The "latest study" hook never stops being cast by media that know these studies chronically contradict each other.
Many in the press and public, of course, don’t really digest the content in the endless stream of stories focusing on the latest study, resulting in a societal amnesia which allows researchers to palm off their repetitive output as "news." Contradictory studies are forgotten, although their opposing conclusions do seep into the collective consciousness.
The schedule governing the release of studies broke down recently providing an excellent opportunity to examine dueling studies. From the University of Maryland came "evidence" last week that Americans are getting more hours of sleep per week than they were just a few years ago. Just a week before this, however, a different set of researchers on the same subject reached the opposite conclusion: Americans are suffering from sleep deprivation. Forced to confront opposing studies, the media provide a glimpse into the speculative minutiae that riddle all the studies that purport to inform the public about health-related issues.
If you think that the Renaissance brought to an end the intellectual ping-pong that occupied medieval savants, calculating, for instance, the number of angels that can dance upon the head of a pin, read this article from the Washington Post. On the one hand, Expert 1 says, method A provides a far more reliable calculation for sleep hours than does method B. Expert 2 disagrees, touting the superiority of the slumber-tallying technique utilized by method B.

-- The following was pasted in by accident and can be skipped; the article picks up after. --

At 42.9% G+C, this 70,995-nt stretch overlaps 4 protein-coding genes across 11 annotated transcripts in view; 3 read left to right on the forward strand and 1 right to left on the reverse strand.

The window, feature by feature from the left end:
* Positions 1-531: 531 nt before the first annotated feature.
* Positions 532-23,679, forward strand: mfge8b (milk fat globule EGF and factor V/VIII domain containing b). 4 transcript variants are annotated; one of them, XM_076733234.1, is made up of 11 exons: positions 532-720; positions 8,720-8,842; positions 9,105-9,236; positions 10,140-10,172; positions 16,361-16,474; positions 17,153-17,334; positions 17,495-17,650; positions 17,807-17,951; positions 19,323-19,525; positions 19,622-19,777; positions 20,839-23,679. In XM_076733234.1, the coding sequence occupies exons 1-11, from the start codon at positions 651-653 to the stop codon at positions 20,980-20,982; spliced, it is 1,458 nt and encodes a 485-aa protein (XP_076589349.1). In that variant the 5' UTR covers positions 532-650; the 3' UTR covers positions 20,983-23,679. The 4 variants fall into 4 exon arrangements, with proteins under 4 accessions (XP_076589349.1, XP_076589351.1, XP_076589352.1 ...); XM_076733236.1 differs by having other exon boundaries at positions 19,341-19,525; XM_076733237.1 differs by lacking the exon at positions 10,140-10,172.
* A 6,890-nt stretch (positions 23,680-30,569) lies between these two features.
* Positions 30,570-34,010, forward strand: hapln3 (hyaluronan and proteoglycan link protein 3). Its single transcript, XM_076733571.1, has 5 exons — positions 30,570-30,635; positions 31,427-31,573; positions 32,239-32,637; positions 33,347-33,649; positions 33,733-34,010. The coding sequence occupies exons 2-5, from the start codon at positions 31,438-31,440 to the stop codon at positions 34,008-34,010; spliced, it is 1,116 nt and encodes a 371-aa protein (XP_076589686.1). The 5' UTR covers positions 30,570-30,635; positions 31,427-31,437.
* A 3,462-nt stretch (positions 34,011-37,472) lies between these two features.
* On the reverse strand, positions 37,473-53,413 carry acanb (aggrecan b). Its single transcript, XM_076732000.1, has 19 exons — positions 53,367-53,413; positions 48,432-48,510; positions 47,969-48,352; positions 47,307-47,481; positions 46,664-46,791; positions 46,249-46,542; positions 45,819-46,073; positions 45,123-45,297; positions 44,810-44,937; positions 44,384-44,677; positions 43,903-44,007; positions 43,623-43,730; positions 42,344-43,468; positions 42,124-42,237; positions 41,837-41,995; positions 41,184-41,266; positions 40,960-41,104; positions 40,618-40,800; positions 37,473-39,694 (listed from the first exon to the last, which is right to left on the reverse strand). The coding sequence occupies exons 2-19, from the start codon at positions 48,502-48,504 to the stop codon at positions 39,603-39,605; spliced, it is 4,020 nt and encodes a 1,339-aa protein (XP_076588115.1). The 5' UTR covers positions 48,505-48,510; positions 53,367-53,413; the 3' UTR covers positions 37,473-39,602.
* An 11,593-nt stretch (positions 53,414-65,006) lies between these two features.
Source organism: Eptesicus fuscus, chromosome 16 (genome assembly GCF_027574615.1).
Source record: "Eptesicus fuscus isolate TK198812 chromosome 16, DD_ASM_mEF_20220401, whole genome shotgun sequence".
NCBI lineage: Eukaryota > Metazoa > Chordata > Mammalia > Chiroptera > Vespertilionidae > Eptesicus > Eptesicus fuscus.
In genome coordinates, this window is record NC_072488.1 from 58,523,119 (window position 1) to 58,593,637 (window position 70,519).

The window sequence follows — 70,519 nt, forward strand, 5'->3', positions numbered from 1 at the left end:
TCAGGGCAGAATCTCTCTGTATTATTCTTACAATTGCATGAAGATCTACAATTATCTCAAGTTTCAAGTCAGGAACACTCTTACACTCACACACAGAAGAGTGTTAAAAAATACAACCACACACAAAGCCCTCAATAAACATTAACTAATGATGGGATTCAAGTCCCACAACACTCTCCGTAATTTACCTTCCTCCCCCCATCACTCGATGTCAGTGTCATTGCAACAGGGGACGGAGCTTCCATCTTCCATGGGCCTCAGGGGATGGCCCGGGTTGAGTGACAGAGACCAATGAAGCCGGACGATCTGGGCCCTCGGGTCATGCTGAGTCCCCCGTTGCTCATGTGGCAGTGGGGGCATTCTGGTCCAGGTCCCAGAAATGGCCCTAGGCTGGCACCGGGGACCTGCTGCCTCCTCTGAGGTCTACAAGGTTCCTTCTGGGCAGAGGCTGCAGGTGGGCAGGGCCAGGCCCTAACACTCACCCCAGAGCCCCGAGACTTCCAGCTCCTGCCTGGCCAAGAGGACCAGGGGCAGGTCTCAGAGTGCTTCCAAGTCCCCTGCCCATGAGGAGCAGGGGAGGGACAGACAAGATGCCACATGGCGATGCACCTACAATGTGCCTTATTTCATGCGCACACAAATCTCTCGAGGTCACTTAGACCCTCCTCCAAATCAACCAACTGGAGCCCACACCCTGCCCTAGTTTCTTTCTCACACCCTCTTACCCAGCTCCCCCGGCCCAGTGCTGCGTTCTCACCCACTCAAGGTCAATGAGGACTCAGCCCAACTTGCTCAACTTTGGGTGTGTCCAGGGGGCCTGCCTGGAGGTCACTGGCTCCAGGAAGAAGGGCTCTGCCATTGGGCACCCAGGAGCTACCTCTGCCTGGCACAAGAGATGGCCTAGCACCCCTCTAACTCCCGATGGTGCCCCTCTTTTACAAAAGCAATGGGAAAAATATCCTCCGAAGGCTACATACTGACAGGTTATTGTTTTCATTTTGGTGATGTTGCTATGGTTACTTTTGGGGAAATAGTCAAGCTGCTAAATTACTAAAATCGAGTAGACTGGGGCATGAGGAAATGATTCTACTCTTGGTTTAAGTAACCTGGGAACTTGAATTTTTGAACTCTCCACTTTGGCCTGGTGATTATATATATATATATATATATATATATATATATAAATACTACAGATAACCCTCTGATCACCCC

Venal motives for each sleep counting faction are thrown into the mix and in the end the reader doesn’t know whether Americans are getting the sleep they need or not. An intelligent reader, of course, marvels that adults are being paid to examine this question in the first place but truly knowledgeable readers realize that the truth is beyond any of the methods since all rely on the memories and faulty perceptions of normal people, who comprise the study subjects.
While anti-tobacco deceptively mislabels its research as science, the truth is that its product is statistical trash, just as are the contradictory studies about sleep. The population receives nothing of value from these sorts of studies, which only exist to give sham researchers employment, to further the agenda of a few businesses, and to provide the excuse for the governing class to delve more deeply into our affairs. It’s past time to put an end to this idiotic drivel.